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Lasers in Medical Science

, Volume 34, Issue 6, pp 1107–1114 | Cite as

Low-level laser therapy for the treatment of androgenetic alopecia in Thai men and women: a 24-week, randomized, double-blind, sham device-controlled trial

  • Poonkiat SuchonwanitEmail author
  • Noppanun Chalermroj
  • Saranya Khunkhet
Open Access
Original Article
  • 4.2k Downloads

Abstract

Low-level laser/light therapy (LLLT) has been increasingly used for promoting hair growth in androgenetic alopecia (AGA). Our institute developed a new home-use LLLT device, RAMACAP, with optimal penetrating energy, aiming to improve therapeutic efficacy and compliance. To evaluate the efficacy and safety of the new helmet-type LLLT device in the treatment of AGA, a 24-week, prospective, randomized, double-blind, sham device-controlled clinical trial was conducted. Forty subjects with AGA (20 men and 20 women) were randomized to treat with a laser helmet (RAMACAP) or a sham helmet in the home-based setting for 24 weeks. Hair density, hair diameter, and adverse events were evaluated at baseline and at weeks 8, 16, and 24. Global photographic assessment for hair regrowth after 24 weeks of treatment was performed by investigators and subjects. Thirty-six subjects (19 in the laser group and 17 in the sham group) completed the study. At week 24, the laser helmet was significantly superior to the sham device for increasing hair density and hair diameter (p = 0.002 and p = 0.009, respectively) and showed a significantly greater improvement in global photographic assessment by investigators and subjects. Reported side effects included temporary hair shedding and scalp pruritus. In conclusion, the novel helmet-type LLLT device appears to be an effective treatment option for AGA in both male and female patients with minimal adverse effects. However, the limitations of this study are small sample size, no long-term follow-up data, and use of inappropriate sham devices, which do not reflect the true negative control. Trial registration: http://clinicaltrials.in.th/index.php?tp=regtrials&menu=trialsearch&smenu=fulltext&task=search&task2=view1&id=2061, identifier TCTR20160910003.

Keywords

Low-level laser therapy Low-level light therapy Photobiomodulation Androgenetic alopecia Female pattern hair loss 

Introduction

Androgenetic alopecia (AGA) is a common hair loss disorder, which affects approximately 80% and 50% of Caucasian men and women by age 70, respectively [1, 2]. It is characterized by the gradual transformation of terminal to vellus-like hairs resulting in hair thinning with a characteristic pattern. Clinically, men are presented with anterior hairline recession and hair thinning on the vertex. In women, this disorder, also called female pattern hair loss (FPHL), manifests with diffuse hair thinning, mostly on the mid-scalp, and preservation of the frontal hairline. Patients with AGA commonly report a negative psychological impact on the quality of life [3]. Oral finasteride and topical minoxidil are current medications approved by the Food and Drug Administration (FDA) for treating AGA. These two drugs generally provide a favorable result. However, patients experiencing a poor response or unacceptable side effects are in need of additional treatment options. Low-level laser/light therapy (LLLT) has been increasingly used as an alternative treatment for AGA.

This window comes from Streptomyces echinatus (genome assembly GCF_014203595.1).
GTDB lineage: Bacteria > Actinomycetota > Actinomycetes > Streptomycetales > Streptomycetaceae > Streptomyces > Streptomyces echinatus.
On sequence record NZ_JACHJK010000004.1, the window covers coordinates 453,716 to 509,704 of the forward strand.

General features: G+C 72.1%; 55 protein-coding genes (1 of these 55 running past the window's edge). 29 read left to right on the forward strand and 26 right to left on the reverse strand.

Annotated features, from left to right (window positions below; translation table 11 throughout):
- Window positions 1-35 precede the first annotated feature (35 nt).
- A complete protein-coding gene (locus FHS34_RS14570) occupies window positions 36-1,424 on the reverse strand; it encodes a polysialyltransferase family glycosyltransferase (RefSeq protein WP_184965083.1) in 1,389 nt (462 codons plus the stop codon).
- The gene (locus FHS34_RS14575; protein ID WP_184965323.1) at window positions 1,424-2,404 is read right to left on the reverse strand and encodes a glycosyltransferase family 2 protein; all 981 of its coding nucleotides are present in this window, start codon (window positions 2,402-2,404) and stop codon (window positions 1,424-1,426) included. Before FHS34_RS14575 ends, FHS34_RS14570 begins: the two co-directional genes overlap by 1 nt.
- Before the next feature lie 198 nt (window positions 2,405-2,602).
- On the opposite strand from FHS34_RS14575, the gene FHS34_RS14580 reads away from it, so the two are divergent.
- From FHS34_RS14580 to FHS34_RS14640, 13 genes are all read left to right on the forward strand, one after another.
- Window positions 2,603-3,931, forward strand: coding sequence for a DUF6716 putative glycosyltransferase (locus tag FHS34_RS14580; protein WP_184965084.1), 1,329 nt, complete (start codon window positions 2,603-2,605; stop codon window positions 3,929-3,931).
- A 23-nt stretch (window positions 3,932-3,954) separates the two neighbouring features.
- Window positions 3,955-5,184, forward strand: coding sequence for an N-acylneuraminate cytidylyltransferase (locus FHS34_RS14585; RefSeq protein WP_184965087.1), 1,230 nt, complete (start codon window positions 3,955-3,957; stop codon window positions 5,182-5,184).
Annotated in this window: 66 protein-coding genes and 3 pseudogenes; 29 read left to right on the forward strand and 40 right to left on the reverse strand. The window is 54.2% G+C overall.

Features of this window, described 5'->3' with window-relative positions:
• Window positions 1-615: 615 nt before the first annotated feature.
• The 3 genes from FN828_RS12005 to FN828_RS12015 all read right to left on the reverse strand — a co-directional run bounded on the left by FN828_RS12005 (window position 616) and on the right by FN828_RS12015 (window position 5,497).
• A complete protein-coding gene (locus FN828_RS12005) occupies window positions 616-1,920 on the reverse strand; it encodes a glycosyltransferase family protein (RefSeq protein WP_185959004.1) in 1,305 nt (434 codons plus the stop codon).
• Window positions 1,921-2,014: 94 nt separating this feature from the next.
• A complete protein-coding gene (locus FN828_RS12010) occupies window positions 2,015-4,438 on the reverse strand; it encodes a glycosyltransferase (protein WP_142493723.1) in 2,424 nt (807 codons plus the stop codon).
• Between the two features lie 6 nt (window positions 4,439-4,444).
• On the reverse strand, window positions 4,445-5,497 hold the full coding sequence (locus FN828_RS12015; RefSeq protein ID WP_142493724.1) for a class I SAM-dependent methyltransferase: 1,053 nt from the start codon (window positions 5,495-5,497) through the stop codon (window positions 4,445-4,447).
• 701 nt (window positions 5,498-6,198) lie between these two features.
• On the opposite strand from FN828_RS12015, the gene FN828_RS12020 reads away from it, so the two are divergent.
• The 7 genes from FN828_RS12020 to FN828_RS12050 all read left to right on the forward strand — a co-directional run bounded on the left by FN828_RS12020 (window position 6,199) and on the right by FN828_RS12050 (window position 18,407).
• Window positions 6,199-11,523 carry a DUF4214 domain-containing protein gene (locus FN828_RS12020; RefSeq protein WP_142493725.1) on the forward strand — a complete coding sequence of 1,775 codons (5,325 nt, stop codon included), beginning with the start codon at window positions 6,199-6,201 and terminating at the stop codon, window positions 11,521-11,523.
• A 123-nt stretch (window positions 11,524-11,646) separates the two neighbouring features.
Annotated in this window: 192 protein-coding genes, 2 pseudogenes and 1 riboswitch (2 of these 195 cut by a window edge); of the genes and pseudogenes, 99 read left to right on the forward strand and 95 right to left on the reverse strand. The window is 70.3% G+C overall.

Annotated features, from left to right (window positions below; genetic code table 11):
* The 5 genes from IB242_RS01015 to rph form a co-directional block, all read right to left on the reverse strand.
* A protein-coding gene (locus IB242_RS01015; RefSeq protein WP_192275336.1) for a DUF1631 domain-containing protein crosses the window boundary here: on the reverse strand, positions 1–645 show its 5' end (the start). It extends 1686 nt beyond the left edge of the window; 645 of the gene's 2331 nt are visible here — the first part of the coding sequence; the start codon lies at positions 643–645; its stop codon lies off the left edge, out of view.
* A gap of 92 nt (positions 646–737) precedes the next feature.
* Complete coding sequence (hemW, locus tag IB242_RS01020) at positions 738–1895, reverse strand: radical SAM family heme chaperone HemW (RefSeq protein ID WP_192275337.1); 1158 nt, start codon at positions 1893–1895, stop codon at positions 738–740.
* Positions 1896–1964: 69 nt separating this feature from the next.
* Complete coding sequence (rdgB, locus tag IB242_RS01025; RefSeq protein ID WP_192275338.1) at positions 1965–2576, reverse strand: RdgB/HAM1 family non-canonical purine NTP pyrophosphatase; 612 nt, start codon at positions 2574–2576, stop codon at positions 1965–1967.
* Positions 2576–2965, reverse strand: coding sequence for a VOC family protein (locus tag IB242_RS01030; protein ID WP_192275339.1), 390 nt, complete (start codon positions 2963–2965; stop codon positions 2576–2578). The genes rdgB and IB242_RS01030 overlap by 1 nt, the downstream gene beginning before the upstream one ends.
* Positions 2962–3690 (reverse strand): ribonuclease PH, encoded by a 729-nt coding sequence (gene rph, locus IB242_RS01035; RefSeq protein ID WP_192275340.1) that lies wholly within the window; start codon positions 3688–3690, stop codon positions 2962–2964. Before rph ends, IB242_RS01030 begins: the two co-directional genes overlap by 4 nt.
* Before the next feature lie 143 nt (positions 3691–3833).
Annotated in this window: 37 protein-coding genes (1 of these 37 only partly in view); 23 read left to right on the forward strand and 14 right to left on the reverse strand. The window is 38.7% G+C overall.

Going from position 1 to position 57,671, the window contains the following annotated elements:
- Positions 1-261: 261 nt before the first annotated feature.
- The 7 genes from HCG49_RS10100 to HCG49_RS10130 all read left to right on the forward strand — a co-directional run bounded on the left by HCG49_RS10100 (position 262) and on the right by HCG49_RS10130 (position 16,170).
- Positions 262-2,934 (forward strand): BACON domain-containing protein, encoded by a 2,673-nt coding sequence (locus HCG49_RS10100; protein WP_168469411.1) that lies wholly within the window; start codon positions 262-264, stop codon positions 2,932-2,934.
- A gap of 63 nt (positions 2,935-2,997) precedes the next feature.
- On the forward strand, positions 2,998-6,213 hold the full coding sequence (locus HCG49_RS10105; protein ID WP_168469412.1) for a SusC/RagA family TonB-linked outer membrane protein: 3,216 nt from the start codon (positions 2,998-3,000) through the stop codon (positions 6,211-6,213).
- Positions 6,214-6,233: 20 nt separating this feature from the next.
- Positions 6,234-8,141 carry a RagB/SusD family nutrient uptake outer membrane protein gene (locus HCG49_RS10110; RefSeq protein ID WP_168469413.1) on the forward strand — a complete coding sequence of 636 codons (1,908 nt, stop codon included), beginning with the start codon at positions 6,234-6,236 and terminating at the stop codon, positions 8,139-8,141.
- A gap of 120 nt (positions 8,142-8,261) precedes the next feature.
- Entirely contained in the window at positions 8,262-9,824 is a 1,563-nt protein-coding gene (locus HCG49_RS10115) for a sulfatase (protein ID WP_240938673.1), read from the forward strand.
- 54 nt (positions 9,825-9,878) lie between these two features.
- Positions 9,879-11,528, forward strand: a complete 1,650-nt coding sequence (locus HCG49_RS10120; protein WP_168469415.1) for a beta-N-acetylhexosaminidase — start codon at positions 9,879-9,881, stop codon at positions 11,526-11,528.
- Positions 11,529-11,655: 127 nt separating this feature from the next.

LLLT generally utilizes non-thermal effects of low-intensity light at red or near-infrared wavelengths to alter biological activity in cells, termed photobiomodulation or photobiostimulation. Its beneficial therapeutic effects have been shown in a wide range of medical conditions, including wound healing, nerve regeneration, pain reduction, and hair loss [4, 5]. Although the precise mechanisms of action are not yet well established, strong evidence suggests that LLLT acts on mitochondria leading to an increase of reactive oxygen species (ROS) levels, adenosine triphosphate (ATP) production, and induction of transcription factors, which activate genes and produce proteins useful to the cell [4, 5, 6, 7].

Hair growth-stimulating effect of LLLT was accidentally discovered by Endre Mester in 1967. Since then, several studies from animal models to clinical trials have cumulatively supported its benefits with minimal adverse events, establishing a novel treatment option for hair loss [4, 5]. LLLT appears to stimulate anagen reentry of telogen hair follicles and prolong the duration of anagen phase [8, 9, 10]. The modulation of hair cycle reveals an increase of hair density and diameter as well as a decrease of hair shedding, resulting in clinical improvement of alopecias. Even though LLLT has been introduced to treat hair loss for over a decade, many questions remain about the better light source between laser and light-emitting diode (LED), the most effective wavelength, optimal therapeutic regimens, and maintenance regimens, and how to choose the right candidate.

The first LLLT device was cleared for use as a safe modality in the treatment of AGA by the US FDA in 2007 for men and in 2011 for women. After that the market has been flooded with numerous LLLT devices claimed to promote hair growth. However, only a small number of these devices have proved their efficacy and safety in a well-designed randomized controlled study. With regard to LLLT devices used for hair loss, there are three basic categories: hood, brush-based (combs, hairbrushes, or headbands), and hat-based (helmets or caps) systems. These devices use coherent diode lasers, incoherent LEDs, or a combination of both as the source of light in the wavelength range of 650–900 nm. Home-use and hands-free devices are principally designed for improving treatment adherence.